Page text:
I don’t normally go to funerals except to m.c. or eulogize for those who have been family, special or otherwise close. Yesterday was an exception.
Ron, as everyone will tell you in that packed funeral home, was the nicest guy who had a smile for anyone and everyone. He was universally well-liked and always kept things light. He was also a boy from the North side who got to live out his musical dreams with his close childhood friend S. They travelled far to places like England where they visited all the Beatles shrines and Ron walked back and forth across Abbey Road several times, ecstatic to have lived out another of his many musical fantasies connected with the group who provided most of the music in the hour before the ceremony started yesterday. He also became friends with Gerry Marsden, the leader of the legendary Gerry and the Pacemakers who talked on the phone yesterday with S. before the funeral.
But Ron was also, as S. put it, a math rock star here in Alberta with many websites and much of his best work from his U of A and AB Ed days still and permanently online. S. spoke of going to a convention with Ron and as they passed through the crowd, people were turning to one another whispering “That’s Ron _______.” He was that highly respected for his knowledge and wisdom subject-matter.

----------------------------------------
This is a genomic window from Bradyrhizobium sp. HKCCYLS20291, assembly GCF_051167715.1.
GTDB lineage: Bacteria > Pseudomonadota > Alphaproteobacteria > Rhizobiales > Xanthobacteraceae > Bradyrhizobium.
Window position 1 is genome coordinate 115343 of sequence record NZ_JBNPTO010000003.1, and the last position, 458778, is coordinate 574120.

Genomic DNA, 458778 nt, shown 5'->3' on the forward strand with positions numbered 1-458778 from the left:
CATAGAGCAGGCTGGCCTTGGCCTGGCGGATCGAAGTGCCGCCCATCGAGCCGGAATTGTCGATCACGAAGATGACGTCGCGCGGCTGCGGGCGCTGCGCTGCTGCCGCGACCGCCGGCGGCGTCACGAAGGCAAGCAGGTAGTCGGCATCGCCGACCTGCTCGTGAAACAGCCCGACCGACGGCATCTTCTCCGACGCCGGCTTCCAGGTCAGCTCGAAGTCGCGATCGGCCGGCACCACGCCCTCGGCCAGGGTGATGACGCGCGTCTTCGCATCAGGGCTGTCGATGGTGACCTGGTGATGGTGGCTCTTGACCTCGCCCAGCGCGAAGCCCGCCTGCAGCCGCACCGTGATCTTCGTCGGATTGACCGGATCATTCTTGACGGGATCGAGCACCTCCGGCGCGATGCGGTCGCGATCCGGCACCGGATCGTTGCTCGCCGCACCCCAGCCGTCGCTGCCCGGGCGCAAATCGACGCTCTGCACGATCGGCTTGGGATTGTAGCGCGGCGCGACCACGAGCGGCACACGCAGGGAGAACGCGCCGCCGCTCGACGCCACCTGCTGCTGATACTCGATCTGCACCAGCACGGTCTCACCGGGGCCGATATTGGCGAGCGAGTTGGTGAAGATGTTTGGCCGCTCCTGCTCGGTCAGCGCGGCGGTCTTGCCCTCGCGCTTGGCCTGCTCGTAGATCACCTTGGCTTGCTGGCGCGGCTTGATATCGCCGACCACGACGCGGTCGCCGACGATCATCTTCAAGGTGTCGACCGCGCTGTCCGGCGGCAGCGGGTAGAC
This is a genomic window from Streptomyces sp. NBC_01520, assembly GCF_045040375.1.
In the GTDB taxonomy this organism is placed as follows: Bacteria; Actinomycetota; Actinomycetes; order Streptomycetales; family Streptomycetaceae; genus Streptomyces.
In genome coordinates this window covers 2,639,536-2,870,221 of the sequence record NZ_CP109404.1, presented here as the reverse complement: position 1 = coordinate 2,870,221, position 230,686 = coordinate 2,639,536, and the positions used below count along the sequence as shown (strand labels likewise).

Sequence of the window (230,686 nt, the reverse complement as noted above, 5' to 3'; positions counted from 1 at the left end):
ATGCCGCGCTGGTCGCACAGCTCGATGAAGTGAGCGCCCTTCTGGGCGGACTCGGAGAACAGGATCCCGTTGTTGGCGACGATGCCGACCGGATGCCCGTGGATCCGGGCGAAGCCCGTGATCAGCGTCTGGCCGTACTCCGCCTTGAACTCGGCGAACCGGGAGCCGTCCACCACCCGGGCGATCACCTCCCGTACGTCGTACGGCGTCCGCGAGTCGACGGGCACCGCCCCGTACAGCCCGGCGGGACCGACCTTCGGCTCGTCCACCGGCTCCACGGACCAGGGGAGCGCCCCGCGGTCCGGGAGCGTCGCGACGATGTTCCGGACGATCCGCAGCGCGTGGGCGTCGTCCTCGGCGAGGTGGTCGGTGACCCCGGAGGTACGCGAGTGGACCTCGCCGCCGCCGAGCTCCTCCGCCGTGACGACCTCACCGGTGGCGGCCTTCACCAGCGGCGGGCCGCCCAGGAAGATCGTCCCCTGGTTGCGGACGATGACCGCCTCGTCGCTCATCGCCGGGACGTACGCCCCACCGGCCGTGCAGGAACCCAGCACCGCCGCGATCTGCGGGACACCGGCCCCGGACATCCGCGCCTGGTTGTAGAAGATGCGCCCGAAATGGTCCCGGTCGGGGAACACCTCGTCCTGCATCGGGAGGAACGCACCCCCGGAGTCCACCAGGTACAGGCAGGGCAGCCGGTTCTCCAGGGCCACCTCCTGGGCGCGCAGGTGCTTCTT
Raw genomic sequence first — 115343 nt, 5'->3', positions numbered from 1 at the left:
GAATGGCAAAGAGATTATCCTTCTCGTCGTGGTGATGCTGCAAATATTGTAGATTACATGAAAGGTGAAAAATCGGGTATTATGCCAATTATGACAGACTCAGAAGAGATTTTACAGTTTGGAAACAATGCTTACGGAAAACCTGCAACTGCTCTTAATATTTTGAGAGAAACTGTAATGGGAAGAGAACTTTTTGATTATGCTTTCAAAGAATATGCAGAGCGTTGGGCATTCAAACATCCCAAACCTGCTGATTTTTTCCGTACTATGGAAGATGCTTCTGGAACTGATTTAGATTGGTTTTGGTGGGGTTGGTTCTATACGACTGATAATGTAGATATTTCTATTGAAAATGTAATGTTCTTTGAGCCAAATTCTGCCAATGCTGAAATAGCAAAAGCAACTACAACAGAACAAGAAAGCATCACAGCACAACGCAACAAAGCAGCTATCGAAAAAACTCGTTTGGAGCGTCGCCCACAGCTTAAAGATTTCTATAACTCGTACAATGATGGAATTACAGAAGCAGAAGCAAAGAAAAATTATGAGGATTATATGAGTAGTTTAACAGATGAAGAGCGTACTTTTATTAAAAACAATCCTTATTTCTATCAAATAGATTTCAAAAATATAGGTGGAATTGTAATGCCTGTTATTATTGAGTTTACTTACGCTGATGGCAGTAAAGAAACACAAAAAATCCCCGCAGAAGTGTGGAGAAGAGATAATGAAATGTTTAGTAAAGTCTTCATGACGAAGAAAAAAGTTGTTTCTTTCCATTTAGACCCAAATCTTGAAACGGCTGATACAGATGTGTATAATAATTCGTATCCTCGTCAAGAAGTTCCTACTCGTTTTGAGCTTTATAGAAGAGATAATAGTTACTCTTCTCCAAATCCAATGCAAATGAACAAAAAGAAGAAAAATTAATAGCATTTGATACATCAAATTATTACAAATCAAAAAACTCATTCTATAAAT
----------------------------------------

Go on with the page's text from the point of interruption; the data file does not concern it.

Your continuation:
He and I both respected each other for our subject matter expertise (mine was English) when we briefly were dept. heads at Scona under a weak, fascistic principal who drove both of us from our jobs–Ron from the school the next year. He was that sunny kind of guy, in a hurry and not wanting to waste his talents, efforts, and time working for someone inferior to him whom he did not respect and who did respect him. Years later he would often say to me, “Teachers don’t know how hard they work” and felt sympathy for those of us still in the trenches once he had moved further into impressive curricular development for teachers and students.
It was in those days when we first met that we got close, visiting each others’ homes and playing music for each other. Ron borrowed music from me and he more than reciprocated for me, giving up albums and many rare dubs. He was incredibly generous to those closest to him.
He and S. went on a final road trip in December and when S. said goodbye to him before Christmas, he was in his usual jovial high spirits, higher than usual with his new wife and adopted family. Ron had just turned 60, and I was surprised when I found this out because he had lived such a rich, full, happy life. Like myself, he had done so much and lived out his biggest dreams and several lives (like his cat Opus) before he turned 60.
So yesterday was not a day to feel sorry for him–only his family and friends who now palpably feel their massive loss as a new week dawns. Ron’s attitude to life and others was totally exemplary. He was a great, good man and a lot of fun to be around. I will miss not seeing him at concerts down the road and will remember him as a one-of-a-kind kindred spirit who netted so much of daily, ever-ticking life.